Restaurant Nickle and Dimes Customers With “Minimum Wage” Fee
There’s good news across the country, as more states are raising their base minimum wages, recognizing that a wage that an employee can’t live on is of no benefit to the employee nor to anyone who wishes to sell something that requires disposable income. Unfortunately, not every restaurant is taking the change well.
Welcome to the age of the “minimum wage” fee.
Oasis Cafe in Stillwater, Minn., has decided to take their unhappiness with the change in pay for their staff straight to the customers, showing them in no uncertain terms that they are “forced” to charge them more now that they have increased their workers’ pay. Dubbing it a “minimum wage fee,” the restaurant has added a small service charge of $.35 on to each ticket, and they want to be sure you know that it’s the fault of those demanding a closer to living wage.
One Minnesota pundit calls the restaurant’s gambit “pettiness.” “[W]e have to wonder how many others will reflect, as we did, that thirty-five cents split between two diners at breakfast is too great a burden in the effort to make work pay,” writes Sally Jo Sorensen. Other locals are just as annoyed. “Wow! You couldn’t just increase your prices by 35 cents for two meals? Don’t you wonder how that makes your employees feel, making them look like the bad guys to their customers,” writes one person on a Facebook page showing a receipt with the “fee” added on. “Shame on you. (For the record, I took this photo off a friend’s FB page. I wasn’t a customer there, nor will I ever be now.)”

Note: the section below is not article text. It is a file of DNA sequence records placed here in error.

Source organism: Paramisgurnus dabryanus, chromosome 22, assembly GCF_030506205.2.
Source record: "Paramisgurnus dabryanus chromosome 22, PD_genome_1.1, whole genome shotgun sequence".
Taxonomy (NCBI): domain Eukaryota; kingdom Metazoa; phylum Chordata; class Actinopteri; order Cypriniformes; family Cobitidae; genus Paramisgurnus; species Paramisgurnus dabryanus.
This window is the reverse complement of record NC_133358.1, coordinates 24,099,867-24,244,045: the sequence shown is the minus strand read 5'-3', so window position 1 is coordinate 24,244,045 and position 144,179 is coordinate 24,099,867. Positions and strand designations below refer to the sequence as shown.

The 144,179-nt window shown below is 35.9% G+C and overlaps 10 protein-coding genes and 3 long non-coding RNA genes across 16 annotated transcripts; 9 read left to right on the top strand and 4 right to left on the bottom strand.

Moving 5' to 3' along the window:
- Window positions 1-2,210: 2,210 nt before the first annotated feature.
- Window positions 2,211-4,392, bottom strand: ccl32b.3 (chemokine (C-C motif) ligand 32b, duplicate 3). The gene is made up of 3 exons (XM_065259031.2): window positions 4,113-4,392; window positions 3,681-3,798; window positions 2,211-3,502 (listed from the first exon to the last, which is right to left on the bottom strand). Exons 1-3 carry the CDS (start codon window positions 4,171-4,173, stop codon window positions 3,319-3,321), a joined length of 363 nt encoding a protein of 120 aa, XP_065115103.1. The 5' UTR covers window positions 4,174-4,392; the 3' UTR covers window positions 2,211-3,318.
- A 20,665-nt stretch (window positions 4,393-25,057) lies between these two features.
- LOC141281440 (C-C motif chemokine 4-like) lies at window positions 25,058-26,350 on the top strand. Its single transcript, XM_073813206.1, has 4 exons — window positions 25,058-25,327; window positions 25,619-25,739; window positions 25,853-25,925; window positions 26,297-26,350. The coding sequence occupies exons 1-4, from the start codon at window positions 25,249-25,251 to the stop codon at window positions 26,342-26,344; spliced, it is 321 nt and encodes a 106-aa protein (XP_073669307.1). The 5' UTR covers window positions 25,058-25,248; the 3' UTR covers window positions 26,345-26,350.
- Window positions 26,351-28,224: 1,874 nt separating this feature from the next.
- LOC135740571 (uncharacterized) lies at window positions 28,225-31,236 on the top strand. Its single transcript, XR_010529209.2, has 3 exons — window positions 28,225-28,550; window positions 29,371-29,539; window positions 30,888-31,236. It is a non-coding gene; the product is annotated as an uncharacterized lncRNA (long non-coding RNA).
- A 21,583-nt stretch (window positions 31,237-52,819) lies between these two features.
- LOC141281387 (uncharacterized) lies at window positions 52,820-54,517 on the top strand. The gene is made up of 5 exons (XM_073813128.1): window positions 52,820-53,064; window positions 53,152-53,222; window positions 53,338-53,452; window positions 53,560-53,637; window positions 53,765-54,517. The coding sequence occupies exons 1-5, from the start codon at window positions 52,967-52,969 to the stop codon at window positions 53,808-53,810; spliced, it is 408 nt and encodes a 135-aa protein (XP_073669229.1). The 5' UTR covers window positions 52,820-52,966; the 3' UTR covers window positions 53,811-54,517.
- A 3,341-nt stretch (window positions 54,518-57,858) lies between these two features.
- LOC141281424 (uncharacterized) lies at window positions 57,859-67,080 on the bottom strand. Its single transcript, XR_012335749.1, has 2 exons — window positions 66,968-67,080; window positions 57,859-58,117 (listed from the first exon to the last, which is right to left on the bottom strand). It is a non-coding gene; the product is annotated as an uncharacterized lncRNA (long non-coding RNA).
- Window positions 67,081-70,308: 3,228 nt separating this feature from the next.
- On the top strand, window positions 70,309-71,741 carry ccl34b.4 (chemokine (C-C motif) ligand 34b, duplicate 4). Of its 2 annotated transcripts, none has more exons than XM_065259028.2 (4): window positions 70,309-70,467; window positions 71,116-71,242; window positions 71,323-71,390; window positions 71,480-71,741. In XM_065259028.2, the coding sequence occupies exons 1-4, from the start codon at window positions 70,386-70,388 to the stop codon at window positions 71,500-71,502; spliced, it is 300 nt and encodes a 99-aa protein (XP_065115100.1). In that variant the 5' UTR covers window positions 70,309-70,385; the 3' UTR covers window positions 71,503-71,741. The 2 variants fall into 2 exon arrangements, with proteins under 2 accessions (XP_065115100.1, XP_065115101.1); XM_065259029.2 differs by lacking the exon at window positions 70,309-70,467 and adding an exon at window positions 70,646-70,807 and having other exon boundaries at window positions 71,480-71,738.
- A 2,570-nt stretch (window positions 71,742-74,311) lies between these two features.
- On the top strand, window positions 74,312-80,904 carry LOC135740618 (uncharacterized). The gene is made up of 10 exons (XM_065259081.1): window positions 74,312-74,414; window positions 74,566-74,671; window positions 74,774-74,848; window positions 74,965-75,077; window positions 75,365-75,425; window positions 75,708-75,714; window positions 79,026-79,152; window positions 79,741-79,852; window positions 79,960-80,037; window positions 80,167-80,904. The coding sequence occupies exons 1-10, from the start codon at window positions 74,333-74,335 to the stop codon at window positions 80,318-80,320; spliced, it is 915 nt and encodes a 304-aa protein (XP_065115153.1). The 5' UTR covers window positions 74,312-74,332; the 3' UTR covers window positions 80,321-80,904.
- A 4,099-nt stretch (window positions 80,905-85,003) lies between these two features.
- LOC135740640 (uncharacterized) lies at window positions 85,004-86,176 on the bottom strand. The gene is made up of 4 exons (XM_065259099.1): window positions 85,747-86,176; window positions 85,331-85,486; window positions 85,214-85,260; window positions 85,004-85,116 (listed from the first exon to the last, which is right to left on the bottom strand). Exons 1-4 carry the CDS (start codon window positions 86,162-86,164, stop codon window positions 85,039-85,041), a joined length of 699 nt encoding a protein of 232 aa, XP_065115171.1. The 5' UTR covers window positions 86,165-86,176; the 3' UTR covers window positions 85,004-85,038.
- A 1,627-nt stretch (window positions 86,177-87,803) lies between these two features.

Oasis, meanwhile, doesn’t understand how their stunt backfired. “It certainly was not our intention to put our servers in a bad spot. We’re just trying to figure out how to offset what is a very real cost. Dividing a projection of how much our labor cost will increase by a projection of how many orders we’ll process seemed like a reasonable and transparent way to cover our cost increase. And while I think your “shame on you” comment was a little harsh…we appreciate and will try to use your input to get better…,” they responded. ”With regards to your previous comment about thumbing my nose at the law change…you’re right….part of my thinking was to shine a light on this matter…which I truly believe is in the best interest of both my business and employees!”
Oasis isn’t the only Minnesota restaurant putting employees in a hard spot over the minimum wage increase. A number of restaurants under two different holding company umbrellas are passing the buck — or taking it away — by making servers pay for credit card fees from translations as a way to blunt the restaurant’s own costs. These nickle and dime approaches to punishing workers who were hoping to earn a little more, and making the customer a part of the effort, is alarming some local workers’ rights groups. “We believe that the industry is over reacting,” Wade Luneberg, secretary/treasurer of MN State Council of UNITE HERE Unions, told the Star Tribune. “Putting [minimum wage] fees on tickets and passing the cost on to consumers directly is strange at best, and creates an ‘us against them’ mentality while ordering dinner.”
It could also be a matter of pennywise, pound foolish. Is the massive bad press that these restaurants are receiving worth the symbolic victory that comes from being able to state in a clear manner that the increase on the meal was brought to the customer not by the business owner, but because of a generous (or simply just) legislature? Or do the owners believe that they can rally their customers into petitioning the lawmakers to take back the increase?
It’s a gamble, and one that you would think restaurants that are posing to be so on the edge of fiscal disaster that they must pass a wage hike on to every customer or server wouldn’t want to undertake. Sort of makes you think the whole “fee” thing must be a ploy after all.
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